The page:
Mexico shrug off controversial breaks and win Gold Cup over Jamaica

Mexico took the Concacaf crown on Sunday, easing by upstarts Jamaica in a 3-1 Gold Cup final victory.

Mexico's Andres Guardado celebrates with teammates after a goal in their Gold Cup final triumph on Sunday. Peter Foley / EPA / July 26, 2015
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Mexico shook off two controversy-laden triumphs to defeat Jamaica 3-1 in Sunday’s Concacaf Gold Cup final, hoisting a record seventh trophy and shrugging off any notion of a tainted title.

Mexican captain Andres Guardado scored in the 31st minute, Jesus Corona added another in the 47th and Oribe Peralta scored in the 61st as two defensive blunders by Michael Hector doomed Jamaica’s championship dream in the biennial North and Central American and Caribbean regional football tournament.

“We’re very happy,” Mexico manager Miguel Herrera said. “We dominated the ball. We got the rhythm we wanted and controlled the play. It’s a great satisfaction for all of us.”

Jamaica, whose lone goal came from substitute Darren Mattocks in the 79th minute, settled for a runners-up finish after becoming the first Caribbean squad to reach the Gold Cup final, thanks to a 2-1 upset of the United States in the semi-finals. The best prior “Reggae Boyz” showing was a share of third in 1993.

“For me this is not silver. For me this is gold,” Jamaica manager Winfried Schafer said. “Nobody gave us a shot. This team played all its matches over its head. I’m very proud to coach this team. Jamaica should be very proud.”

Guardado, named Golden Ball winner as the tournament’s top player, became the first player to score in three Gold Cup finals. Guardado, who has 10 career Gold Cup goals, also scored in a 2007 final loss to the US and a 2011 victory over the Americans.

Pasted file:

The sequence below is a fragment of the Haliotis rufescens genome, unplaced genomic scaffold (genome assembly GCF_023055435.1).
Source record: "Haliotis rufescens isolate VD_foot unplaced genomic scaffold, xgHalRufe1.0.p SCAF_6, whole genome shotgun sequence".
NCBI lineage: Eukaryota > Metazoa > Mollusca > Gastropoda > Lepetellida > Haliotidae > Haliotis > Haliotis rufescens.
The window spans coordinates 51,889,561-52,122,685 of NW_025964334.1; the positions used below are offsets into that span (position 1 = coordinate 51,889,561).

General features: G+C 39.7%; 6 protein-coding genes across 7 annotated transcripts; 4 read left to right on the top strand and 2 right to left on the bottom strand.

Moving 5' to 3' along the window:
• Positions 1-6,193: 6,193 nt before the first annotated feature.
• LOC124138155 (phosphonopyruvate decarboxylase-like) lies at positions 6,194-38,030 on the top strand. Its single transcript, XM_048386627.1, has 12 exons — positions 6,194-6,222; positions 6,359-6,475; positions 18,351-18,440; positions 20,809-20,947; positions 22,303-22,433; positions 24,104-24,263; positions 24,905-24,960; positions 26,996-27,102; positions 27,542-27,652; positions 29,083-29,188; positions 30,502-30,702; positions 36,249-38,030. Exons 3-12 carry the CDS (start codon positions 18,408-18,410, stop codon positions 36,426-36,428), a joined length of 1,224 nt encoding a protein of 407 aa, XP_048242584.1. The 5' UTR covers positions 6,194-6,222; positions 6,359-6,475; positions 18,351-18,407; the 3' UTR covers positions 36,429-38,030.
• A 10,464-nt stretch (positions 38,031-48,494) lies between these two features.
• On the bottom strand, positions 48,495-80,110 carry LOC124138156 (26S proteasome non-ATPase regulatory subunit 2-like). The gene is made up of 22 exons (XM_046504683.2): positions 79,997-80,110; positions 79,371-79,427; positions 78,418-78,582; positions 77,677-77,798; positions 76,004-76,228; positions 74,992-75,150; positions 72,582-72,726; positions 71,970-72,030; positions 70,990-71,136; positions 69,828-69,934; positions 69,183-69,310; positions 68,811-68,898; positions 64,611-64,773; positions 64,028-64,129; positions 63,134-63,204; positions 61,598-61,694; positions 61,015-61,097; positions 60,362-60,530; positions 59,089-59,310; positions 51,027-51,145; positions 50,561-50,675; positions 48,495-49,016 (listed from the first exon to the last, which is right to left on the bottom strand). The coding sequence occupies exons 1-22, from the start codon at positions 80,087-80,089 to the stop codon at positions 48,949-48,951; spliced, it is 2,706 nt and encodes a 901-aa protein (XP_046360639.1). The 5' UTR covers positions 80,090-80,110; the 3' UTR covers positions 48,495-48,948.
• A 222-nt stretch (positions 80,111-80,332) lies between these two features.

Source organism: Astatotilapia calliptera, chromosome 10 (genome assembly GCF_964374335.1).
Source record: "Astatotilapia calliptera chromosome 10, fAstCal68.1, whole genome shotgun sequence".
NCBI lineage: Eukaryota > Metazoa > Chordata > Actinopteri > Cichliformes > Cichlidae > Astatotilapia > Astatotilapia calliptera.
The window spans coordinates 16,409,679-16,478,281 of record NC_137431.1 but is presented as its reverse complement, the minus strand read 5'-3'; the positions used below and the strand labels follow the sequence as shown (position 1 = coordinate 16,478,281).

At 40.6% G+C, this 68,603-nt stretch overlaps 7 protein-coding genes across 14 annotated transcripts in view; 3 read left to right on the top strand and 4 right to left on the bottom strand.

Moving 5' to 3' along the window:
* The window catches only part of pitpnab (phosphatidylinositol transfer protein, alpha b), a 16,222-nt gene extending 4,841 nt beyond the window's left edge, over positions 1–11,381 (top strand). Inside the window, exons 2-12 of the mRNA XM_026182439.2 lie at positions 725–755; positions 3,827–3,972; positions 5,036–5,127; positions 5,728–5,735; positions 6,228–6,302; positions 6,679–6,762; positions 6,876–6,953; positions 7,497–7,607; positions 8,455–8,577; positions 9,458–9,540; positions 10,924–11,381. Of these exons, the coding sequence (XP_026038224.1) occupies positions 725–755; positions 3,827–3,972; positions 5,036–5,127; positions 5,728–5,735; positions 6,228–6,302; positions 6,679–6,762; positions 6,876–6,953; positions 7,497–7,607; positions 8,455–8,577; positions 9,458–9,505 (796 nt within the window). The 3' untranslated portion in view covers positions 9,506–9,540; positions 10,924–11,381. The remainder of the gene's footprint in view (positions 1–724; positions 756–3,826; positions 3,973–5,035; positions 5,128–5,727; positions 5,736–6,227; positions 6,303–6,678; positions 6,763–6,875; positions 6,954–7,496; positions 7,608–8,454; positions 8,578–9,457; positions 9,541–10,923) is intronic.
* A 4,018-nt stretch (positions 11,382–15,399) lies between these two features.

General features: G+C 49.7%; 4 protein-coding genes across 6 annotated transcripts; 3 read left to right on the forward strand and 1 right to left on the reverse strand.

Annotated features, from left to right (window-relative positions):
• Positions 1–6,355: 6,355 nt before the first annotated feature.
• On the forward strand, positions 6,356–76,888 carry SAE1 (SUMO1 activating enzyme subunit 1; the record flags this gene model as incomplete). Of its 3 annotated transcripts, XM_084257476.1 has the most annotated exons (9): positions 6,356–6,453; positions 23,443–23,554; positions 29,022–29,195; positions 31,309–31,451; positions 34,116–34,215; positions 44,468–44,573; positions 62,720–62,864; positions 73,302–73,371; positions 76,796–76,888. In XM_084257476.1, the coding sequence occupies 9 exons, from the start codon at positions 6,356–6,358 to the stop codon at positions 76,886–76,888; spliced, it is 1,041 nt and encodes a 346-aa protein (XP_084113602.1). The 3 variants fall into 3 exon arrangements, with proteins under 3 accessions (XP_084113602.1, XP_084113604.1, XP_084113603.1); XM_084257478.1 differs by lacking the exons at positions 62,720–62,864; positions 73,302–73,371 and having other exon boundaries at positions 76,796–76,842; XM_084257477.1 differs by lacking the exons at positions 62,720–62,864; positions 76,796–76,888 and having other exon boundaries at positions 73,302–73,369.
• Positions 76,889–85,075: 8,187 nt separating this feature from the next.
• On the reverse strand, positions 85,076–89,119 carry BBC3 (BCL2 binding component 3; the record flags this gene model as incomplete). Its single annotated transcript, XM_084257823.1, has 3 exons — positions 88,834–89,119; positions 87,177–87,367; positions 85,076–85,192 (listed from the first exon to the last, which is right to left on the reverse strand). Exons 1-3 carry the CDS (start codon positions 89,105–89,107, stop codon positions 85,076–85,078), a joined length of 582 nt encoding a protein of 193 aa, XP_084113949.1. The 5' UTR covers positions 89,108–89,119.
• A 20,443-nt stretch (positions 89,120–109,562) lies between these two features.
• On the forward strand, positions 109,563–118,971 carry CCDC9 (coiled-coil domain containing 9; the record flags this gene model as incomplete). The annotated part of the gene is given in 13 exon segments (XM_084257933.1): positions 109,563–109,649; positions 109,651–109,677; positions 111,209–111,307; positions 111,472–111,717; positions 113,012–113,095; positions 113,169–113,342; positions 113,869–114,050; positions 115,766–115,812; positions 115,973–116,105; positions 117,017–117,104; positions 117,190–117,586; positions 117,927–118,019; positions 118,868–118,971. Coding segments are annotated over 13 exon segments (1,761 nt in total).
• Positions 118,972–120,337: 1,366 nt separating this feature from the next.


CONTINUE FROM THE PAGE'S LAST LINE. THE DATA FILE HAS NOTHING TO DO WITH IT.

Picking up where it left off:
Mexico benefitted from late foul calls that set up penalty goals in wins over Costa Rica in the quarter-finals and Panama in the semi-finals, both losers asking the Confederation of North and Central American and Caribbean Associations Football (Concacaf) to investigate the calls.

Concacaf, with several former officials charged in the US federal bribery scandal involving Fifa, admitted referee mistakes but no darker conspiracy.

Asked if he worried corruption might one day be uncovered to blemish the title run, Herrera said, “Not really agreeing with that. There were errors on the field, with the referees. They made very grave errors – to judge of what you’re speaking, we would have to prove something.

“On the field, we’re still doing what we can,” he added. “We would love everything to be roses, but there are always difficulties and we have to deal with them.”

Salvadoran referee Joel Aguilar was not an issue in the final, staged before 68,930 spectators at the home stadium of the NFL’s Philadelphia Eagles.

“Best referee I saw in the tournament,” Schafer said. “Helped Concacaf come back on the carpet very good.”

“El Tri” were powered by the Gold Cup’s most productive attack and humbled a Jamaican side that had been the event’s top defenders, surrendering only three goals in five prior matches.

Guardado’s left-foot volley of a Paul Aguilar cross put Mexico on top for good and Corona scored two minutes into the second half by stealing the ball from Hector and blasting it between defender Wes Morgan’s legs and inside the far post.

“This goal was a killer goal,” Schafer said.

Peralta scored after Hector flubbed a clearance attempt, the ball landing at his feet from point blank range.

Schafer took a dig at West Indies cricket dominating attention in Jamaica while his team made its historic run, players giving up their entire club off-seasons to play in Copa America and the Gold Cup.

“I want to send a message to the people who don’t understand what our players are doing for their country,” Schafer said. “I don’t want to hear about ‘bowlers’.”

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